Imagine two equally talented graduates at their first jobs. Within a year, downsizing gets them both laid off. One becomes caught up in thinking he’s failed: I was never good enough. My boss hated me. The other decides, I wanted this job so badly. I better fix my resume and learn how to deal with a difficult boss better. Who moves through adversity more quickly?
The same attitude carries over for parents around daily routines, school, or anything else. If one parent expects bedtime to be stressful and another feels it should happen without much adult effort, who has a harder time sticking to sleep training when it gets challenging? Our perspective toward whatever we encounter in life fundamentally changes how we experience it.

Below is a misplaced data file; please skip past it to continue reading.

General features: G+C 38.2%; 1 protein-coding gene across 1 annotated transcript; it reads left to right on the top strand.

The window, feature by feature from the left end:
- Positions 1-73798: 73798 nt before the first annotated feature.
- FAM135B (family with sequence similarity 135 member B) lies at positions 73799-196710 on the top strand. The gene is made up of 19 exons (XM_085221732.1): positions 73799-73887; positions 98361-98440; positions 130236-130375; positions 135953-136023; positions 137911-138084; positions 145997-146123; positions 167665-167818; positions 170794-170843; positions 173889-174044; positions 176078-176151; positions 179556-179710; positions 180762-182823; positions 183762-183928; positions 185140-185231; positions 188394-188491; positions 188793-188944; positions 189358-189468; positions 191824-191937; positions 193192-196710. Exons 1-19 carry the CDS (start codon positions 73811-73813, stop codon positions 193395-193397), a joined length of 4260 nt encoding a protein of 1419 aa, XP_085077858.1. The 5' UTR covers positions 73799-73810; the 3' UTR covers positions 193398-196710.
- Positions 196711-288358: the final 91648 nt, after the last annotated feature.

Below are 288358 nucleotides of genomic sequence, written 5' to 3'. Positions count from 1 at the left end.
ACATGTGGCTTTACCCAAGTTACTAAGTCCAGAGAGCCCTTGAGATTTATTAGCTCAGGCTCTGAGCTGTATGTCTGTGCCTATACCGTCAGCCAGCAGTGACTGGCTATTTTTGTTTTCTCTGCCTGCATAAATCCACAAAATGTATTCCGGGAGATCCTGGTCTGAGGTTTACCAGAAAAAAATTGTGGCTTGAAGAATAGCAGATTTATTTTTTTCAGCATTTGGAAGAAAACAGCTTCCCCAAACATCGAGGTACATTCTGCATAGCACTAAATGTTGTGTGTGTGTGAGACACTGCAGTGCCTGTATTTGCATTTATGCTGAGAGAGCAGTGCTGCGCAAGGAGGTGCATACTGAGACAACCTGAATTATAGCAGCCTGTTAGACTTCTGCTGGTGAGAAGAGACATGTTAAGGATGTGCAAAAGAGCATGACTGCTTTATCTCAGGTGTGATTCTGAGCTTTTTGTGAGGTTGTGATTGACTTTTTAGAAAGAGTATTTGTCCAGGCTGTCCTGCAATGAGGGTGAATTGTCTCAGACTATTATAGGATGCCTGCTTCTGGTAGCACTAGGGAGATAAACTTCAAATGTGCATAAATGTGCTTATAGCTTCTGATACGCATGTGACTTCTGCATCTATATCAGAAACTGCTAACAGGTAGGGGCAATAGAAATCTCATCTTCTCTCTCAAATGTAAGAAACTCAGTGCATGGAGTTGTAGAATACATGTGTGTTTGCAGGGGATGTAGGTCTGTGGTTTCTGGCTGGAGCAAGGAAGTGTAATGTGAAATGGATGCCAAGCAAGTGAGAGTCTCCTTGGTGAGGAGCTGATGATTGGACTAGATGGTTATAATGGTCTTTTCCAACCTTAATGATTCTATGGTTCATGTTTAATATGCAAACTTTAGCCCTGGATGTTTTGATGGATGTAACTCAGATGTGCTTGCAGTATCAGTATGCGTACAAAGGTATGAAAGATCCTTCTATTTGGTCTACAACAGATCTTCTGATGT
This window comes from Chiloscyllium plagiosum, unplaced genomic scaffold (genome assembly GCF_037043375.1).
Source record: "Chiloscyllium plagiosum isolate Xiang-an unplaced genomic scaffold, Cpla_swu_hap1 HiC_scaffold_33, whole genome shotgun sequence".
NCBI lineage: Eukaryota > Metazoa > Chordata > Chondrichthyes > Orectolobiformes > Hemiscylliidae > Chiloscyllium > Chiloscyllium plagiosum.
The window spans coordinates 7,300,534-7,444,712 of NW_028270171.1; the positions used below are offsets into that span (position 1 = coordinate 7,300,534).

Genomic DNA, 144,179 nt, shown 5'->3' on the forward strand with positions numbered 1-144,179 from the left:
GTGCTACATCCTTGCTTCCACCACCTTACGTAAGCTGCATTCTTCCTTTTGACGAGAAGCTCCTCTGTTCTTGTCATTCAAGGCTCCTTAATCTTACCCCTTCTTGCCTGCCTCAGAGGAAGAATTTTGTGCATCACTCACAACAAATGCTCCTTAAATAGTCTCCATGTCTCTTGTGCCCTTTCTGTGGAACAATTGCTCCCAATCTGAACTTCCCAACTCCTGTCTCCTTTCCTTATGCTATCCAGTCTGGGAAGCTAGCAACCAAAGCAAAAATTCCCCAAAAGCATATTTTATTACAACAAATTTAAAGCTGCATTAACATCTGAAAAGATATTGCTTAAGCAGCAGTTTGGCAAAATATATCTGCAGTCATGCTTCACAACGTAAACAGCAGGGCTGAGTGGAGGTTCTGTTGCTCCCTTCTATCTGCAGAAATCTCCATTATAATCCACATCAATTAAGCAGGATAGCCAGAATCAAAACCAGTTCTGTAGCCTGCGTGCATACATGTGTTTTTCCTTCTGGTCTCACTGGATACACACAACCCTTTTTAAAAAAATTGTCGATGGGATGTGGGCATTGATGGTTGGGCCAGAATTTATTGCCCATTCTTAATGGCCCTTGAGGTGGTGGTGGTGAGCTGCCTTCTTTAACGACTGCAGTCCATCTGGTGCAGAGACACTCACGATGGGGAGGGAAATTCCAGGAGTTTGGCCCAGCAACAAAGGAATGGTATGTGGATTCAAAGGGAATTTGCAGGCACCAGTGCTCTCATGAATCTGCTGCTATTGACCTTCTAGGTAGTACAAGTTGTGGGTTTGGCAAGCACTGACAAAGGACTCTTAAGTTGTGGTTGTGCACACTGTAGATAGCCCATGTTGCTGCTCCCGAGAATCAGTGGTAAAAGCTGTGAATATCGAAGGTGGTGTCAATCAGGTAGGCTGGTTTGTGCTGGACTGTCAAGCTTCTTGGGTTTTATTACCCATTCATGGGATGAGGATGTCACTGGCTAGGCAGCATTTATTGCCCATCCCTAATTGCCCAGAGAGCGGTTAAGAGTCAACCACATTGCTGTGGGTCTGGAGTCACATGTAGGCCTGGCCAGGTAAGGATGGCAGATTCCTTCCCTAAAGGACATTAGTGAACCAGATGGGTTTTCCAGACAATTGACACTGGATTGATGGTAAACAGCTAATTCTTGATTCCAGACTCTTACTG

Stress itself can be defined as the perception that something is more than we can handle. When we frame challenges as surmountable, we surmount them more easily. When we frame them as opportunities for failure, we more often fail. That may sound like the most hackneyed, clichéd advice ever, but it is a foundation of resilience research.What is resilience?
Resilience relies on how we perceive our lives. So maybe we get queasy watching our child on…